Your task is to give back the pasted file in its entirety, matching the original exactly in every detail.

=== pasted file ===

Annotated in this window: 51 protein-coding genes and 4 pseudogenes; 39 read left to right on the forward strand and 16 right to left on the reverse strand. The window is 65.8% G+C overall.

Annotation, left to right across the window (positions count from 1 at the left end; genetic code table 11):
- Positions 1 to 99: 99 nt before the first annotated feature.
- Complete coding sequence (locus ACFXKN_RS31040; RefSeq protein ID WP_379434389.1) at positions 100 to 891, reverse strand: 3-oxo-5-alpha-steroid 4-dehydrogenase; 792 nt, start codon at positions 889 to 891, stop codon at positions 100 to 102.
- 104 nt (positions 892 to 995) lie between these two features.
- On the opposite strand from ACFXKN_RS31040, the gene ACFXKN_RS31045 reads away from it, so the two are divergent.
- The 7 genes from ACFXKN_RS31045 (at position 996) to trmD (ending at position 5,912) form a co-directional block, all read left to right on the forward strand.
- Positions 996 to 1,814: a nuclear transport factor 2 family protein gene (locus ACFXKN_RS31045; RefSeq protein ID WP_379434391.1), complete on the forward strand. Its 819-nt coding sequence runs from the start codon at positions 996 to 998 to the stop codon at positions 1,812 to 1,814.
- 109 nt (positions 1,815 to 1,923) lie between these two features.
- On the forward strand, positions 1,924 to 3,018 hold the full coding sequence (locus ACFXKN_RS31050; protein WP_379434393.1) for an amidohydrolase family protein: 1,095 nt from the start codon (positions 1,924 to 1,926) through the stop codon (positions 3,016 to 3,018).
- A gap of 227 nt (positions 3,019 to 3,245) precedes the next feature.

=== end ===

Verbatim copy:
Annotated in this window: 51 protein-coding genes and 4 pseudogenes; 39 read left to right on the forward strand and 16 right to left on the reverse strand. The window is 65.8% G+C overall.

Annotation, left to right across the window (positions count from 1 at the left end; genetic code table 11):
- Positions 1 to 99: 99 nt before the first annotated feature.
- Complete coding sequence (locus ACFXKN_RS31040; RefSeq protein ID WP_379434389.1) at positions 100 to 891, reverse strand: 3-oxo-5-alpha-steroid 4-dehydrogenase; 792 nt, start codon at positions 889 to 891, stop codon at positions 100 to 102.
- 104 nt (positions 892 to 995) lie between these two features.
- On the opposite strand from ACFXKN_RS31040, the gene ACFXKN_RS31045 reads away from it, so the two are divergent.
- The 7 genes from ACFXKN_RS31045 (at position 996) to trmD (ending at position 5,912) form a co-directional block, all read left to right on the forward strand.
- Positions 996 to 1,814: a nuclear transport factor 2 family protein gene (locus ACFXKN_RS31045; RefSeq protein ID WP_379434391.1), complete on the forward strand. Its 819-nt coding sequence runs from the start codon at positions 996 to 998 to the stop codon at positions 1,812 to 1,814.
- 109 nt (positions 1,815 to 1,923) lie between these two features.
- On the forward strand, positions 1,924 to 3,018 hold the full coding sequence (locus ACFXKN_RS31050; protein WP_379434393.1) for an amidohydrolase family protein: 1,095 nt from the start codon (positions 1,924 to 1,926) through the stop codon (positions 3,016 to 3,018).
- A gap of 227 nt (positions 3,019 to 3,245) precedes the next feature.